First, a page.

Second-Line/Subsequent Systemic Therapy Options for Recurrent or Metastatic Cervical Cancer

The treatment options for patients who experience disease progression after first-line therapies have mostly been of limited effect, with low response rates to second-line and subsequent chemotherapies and a median PFS of approximately 3 to 6 months.53,54

Chemotherapy as Other Recommended, Second-Line/Subsequent Therapy

During the Version 1.2023 updates of the NCCN Guidelines, the panel reevaluated the list of single-agent chemotherapies included as second-line/subsequent therapy options in the “Other Recommended Regimens” category by revoting on each of these agents for their efficacy and use based on panel members’ clinical experience and judgement. The panel agreed to include the following options as second-line/subsequent treatment: bevacizumab, paclitaxel, albumin-bound paclitaxel, docetaxel, fluorouracil, gemcitabine, pemetrexed, topotecan, vinorelbine, and irinotecan. All agents were added as category 2A options, except irinotecan. Single-agents ifosfamide and mitomycin were no longer recommended by the panel as options for second-line/subsequent therapies in Version 1.2023. Furthermore, irinotecan, which was previously a category 2B option, was changed to category 2A, other recommended option, in the recently updated Version 1.2024 (CERV-F 1 of 3, page 1227).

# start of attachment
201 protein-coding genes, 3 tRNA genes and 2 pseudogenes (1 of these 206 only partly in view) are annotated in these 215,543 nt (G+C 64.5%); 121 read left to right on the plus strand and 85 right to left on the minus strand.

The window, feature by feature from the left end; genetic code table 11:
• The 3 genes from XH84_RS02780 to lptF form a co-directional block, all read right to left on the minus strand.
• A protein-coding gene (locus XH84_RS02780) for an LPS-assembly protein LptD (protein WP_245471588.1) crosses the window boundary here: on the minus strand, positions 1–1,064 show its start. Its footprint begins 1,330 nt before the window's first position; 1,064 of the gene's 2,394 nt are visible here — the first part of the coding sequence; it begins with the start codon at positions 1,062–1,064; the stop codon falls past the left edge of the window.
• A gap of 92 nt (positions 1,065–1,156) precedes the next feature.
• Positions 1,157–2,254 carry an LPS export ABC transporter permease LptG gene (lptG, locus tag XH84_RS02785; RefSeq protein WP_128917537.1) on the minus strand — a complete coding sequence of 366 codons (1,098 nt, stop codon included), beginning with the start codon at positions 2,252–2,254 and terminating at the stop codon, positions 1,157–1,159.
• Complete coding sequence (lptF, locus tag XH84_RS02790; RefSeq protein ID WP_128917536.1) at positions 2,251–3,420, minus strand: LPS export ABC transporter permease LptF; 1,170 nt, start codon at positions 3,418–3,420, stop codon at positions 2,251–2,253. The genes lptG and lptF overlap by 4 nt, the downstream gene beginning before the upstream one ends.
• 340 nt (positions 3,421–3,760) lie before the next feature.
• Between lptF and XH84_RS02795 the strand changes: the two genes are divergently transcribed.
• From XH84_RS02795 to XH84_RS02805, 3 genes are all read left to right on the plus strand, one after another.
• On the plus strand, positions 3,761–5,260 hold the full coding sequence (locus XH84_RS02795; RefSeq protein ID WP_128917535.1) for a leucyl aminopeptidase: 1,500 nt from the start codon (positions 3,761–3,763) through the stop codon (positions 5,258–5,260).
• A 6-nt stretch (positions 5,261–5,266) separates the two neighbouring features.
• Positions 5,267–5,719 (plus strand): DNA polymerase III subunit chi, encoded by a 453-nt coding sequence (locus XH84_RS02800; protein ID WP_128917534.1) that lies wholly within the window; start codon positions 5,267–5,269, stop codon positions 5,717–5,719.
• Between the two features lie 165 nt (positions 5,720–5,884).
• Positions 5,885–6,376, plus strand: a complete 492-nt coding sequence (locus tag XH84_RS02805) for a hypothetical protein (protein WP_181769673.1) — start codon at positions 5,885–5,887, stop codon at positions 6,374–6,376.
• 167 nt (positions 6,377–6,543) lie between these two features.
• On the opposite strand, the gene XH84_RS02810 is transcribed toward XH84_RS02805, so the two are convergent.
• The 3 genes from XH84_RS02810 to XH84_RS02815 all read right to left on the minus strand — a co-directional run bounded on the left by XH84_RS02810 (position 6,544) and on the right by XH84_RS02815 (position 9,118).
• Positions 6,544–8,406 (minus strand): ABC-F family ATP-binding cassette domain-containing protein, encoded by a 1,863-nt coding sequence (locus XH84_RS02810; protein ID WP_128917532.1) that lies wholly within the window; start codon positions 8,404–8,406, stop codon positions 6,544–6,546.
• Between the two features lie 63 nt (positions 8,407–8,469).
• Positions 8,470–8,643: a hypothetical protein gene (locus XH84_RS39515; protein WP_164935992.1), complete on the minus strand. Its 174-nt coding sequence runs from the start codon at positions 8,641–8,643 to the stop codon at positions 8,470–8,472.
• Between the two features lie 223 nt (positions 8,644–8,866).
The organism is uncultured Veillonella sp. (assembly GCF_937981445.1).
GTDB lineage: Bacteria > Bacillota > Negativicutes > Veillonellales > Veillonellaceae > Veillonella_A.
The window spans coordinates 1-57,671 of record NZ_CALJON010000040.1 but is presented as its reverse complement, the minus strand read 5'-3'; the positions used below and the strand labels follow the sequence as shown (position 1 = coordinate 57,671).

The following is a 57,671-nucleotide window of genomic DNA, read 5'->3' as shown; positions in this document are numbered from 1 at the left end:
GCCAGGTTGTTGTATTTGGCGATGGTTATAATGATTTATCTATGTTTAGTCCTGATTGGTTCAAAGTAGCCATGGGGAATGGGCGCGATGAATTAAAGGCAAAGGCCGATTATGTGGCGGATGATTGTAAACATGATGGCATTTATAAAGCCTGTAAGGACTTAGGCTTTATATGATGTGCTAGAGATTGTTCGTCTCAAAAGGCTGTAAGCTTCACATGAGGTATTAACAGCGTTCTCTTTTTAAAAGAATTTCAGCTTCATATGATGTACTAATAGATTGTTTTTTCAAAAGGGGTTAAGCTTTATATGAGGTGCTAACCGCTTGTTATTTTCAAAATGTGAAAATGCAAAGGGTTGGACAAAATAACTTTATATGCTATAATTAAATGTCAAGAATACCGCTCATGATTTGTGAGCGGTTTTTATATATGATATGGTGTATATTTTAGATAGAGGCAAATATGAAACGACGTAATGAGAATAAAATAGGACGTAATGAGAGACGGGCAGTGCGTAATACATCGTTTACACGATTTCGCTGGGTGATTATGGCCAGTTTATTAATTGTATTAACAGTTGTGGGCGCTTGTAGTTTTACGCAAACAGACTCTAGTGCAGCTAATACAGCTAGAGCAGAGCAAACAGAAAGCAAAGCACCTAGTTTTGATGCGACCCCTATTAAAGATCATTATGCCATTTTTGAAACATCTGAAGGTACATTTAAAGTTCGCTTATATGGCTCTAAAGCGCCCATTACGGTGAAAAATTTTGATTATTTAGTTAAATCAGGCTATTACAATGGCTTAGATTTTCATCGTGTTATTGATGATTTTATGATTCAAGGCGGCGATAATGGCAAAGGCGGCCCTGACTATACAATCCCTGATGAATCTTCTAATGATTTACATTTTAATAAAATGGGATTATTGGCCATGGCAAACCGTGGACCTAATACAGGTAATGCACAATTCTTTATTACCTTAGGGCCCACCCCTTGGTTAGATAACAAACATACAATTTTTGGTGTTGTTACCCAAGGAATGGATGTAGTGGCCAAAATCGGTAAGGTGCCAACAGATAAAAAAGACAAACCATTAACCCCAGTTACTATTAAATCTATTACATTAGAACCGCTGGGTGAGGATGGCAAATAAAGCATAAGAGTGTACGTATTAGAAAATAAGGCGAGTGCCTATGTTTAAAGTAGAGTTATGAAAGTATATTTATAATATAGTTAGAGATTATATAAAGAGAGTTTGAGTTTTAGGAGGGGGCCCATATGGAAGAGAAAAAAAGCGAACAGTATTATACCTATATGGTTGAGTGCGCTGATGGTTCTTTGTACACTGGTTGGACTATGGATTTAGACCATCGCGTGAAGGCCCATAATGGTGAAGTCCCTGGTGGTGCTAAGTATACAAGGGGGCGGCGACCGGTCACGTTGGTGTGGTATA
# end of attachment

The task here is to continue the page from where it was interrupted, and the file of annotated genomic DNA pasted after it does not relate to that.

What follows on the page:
Immunotherapy as Preferred, Second-Line/Subsequent Therapy

Increasingly available data from several prospective studies have demonstrated the effectiveness of immunotherapies or specific biomarker-based therapies in the setting of disease progression and has significantly transformed the management of cervical cancer. In addition, many biomarker-specific therapies have demonstrated meaningful clinical efficacy and durability regardless of the underlying tumor type leading to an increase in tumor-agnostic regulatory approvals.

Pembrolizumab as a Preferred, Second-Line/Subsequent Therapy

Pembrolizumab is an FDA-approved therapy for patients with recurrent or metastatic cervical cancer with disease progression on or after chemotherapy for PD-L1–positive tumors (CPS ≥1). It is also approved for unresectable or metastatic microsatellite instability–high/mismatch repair–deficient (MSI-H/dMMR) or tumor mutational burden–high (TMB-H) solid tumors that have progressed following prior treatment and who have no satisfactory alternative treatment options. In the NCCN Guidelines, pembrolizumab monotherapy is the preferred, second-line therapy option for recurrent/metastatic MSI-H/dMMR or TMB-H or PD-L1–positive tumors based on results from KEYNOTE-028 (phase Ib) and KEYNOTE-158 (phase II) trials.5557

Tisotumab Vedotin-tftv as a Preferred, Second-Line/Subsequent Therapy